In a complex deal, Chinese property developer SPG Land plans to reduce its debt with the sale of a 60% stake to leading Chinese state-owned property firm Greenland Holding, and raise cash from the disposal of its 50% interest in Shanghai’s Peninsula hotel.
Greenland, through its wholly-owned subsidiary Gluon Xima, will pay HK$3 billion ($387 million) for new shares in SPG for a 60% holding. Prior to the sale David Wang, SPG’s departing chairman, will pay HK$1.3 billion ($168 million) for the Shanghai-based developer’s 50% stake in the Peninsula hotel, according to a filing to the Hong Kong stock exchange late on Wednesday.
The purchase by Greenland, one of China’s largest developers, should strengthen SPG’s operations and financial position, including reducing its net gearing ratio to 49% from 120%, said a person familiar with the transaction.
If approved, the deal would be the biggest ever acquisition of a controlling stake in a Hong Kong-listed PRC property developer.
The issue of new shares means that SPG can avoid making a mandatory general offer to minority shareholders. The company will pay a special cash dividend of HK$1.275 a share, and issue four bonus shares for each share in order to maintain a 25% public float. After payment of the special dividend, the company will have HK$2.94 billion to pay back loans and make property investments.
The proposed transaction needs approval from shareholders and regulators. Both SPG and Greenland expect the transaction to be completed within 90 days.
HSBC was the sole advisor on the transaction. Separately, its loan division provided the funding for Greenland’s purchase, which was an additional reason for the structure of the deal. A general mandatory offer would have required the mainland company to show that it had sufficient cash offshore to pay for the SPG stake.
Shareholders can choose to receive ordinary shares or non-voting convertible preference shares (CPS). Wang will take CPS only so that the public float of the company, which will be called Greenland Hong Kong Holding Ltd., remains above 25%. CPS will also be issued to Greenland, so that it will own 60% of ordinary shares on a fully diluted basis.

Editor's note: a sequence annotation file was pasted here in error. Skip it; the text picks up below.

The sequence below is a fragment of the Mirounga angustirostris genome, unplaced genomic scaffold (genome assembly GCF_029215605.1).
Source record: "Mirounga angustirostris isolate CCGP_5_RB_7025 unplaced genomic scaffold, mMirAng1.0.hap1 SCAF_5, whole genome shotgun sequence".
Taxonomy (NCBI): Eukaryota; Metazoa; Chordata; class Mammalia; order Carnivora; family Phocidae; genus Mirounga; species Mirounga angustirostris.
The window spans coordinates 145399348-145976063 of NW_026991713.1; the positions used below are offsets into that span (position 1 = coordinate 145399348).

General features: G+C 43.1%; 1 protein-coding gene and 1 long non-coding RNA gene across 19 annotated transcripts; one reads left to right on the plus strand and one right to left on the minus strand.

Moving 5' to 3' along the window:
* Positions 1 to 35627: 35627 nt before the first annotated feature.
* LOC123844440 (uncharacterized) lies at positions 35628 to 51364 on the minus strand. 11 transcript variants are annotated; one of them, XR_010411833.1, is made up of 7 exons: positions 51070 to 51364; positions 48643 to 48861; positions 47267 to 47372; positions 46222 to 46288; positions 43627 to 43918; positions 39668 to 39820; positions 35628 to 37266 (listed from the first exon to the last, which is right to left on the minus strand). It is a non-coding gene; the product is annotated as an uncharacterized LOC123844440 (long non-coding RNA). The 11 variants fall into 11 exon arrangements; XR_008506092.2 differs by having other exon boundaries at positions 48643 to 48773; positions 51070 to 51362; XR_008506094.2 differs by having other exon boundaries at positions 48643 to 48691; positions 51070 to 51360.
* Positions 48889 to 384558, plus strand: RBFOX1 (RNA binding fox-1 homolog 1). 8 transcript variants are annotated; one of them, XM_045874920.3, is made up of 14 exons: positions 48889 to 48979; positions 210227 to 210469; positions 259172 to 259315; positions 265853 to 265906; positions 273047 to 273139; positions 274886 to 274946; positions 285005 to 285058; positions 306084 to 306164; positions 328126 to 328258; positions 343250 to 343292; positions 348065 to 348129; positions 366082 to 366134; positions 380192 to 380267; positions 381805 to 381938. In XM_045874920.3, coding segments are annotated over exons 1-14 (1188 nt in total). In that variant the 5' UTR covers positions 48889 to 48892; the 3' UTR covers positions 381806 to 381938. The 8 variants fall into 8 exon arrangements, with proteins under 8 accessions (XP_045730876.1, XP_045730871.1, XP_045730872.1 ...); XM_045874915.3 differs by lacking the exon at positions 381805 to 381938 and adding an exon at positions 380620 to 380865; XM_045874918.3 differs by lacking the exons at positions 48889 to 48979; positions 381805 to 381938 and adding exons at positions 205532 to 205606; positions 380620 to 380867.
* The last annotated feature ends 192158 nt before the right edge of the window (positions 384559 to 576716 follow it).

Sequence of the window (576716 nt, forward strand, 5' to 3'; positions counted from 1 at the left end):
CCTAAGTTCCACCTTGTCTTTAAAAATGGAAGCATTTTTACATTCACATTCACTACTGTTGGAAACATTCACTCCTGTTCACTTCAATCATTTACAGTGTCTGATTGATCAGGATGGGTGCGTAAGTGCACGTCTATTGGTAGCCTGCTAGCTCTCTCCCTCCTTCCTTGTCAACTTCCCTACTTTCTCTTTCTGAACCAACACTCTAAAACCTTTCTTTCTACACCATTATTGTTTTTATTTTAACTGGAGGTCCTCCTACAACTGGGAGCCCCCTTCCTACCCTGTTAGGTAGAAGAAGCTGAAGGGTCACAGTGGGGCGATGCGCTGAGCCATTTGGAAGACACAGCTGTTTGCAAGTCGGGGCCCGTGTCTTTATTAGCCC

The sale of the 50% stake in the Peninsula hotel to Wang means that a pre-emption right held by Hong Kong Shanghai Hotels, the owner of the other 50%, cannot be exercised. A clause in the joint venture agreement allows the hotel group, owned by the Kadoorie family, to buy SPG’s stake at a 20% discount to market value if Wang’s holding in SPG falls to below 50%. On a fully-diluted basis, his stake in Greenland Hong Kong Holding would fall to 28.7%.
SPG’s share price almost doubled in value yesterday in response to the news, closing at HK$7.30.
Although SPG’s share price rose to HK$3.82 on 18 April, the day before trading was suspended, the average price in recent months was about HK$2.50, said a person familiar with the transaction.
After the payment of the special dividend and the sale of the Peninsula, based on a HK$2.50 share price, the company would trade at a multiple of one times book value, said the person. That ratio would be a significant discount to developers similar to Greenland, such as China Overseas Land and China Resources, which trade at price-to-multiples of close to two times.
The price of SPG’s existing $200 million bond issue also jumped in value, and was quoted at 114 yesterday. The notes, which pay a 13.5% coupon, mature in April 2016, but are expected to be called next year and refinanced at a lower rate. Last year, investors agreed to modify the issue’s covenants, allowing the firm to make asset sales.
Both Moody's Investors Service and Standard & Poor’s placed SPG Land’s ratings under review for possible upgrade, yesterday.
“In our view, Greenland's credit profile is much stronger than that of SPG Land. SPG Land is likely to gain significant support from Greenland if it becomes the sole listed offshore platform of Greenland,” said S&P.
SPG has been vulnerable to attempts by the Chinese authorities to dampen speculative demand for high-end residential properties.
Greenland, headquartered in Shanghai, is a leading developer in the China real estate market, with projects in over 70 cities across 25 provinces. It is wholly-owned by the State-owned Assets Supervision and Administration Commission of Shanghai Municipal Government.
Moody's says that the investment by Greenland, a firm with “broader investment experience and stronger financial capacity than SPG Land, will help improve the latter's operations and push its development capabilities to the next level”.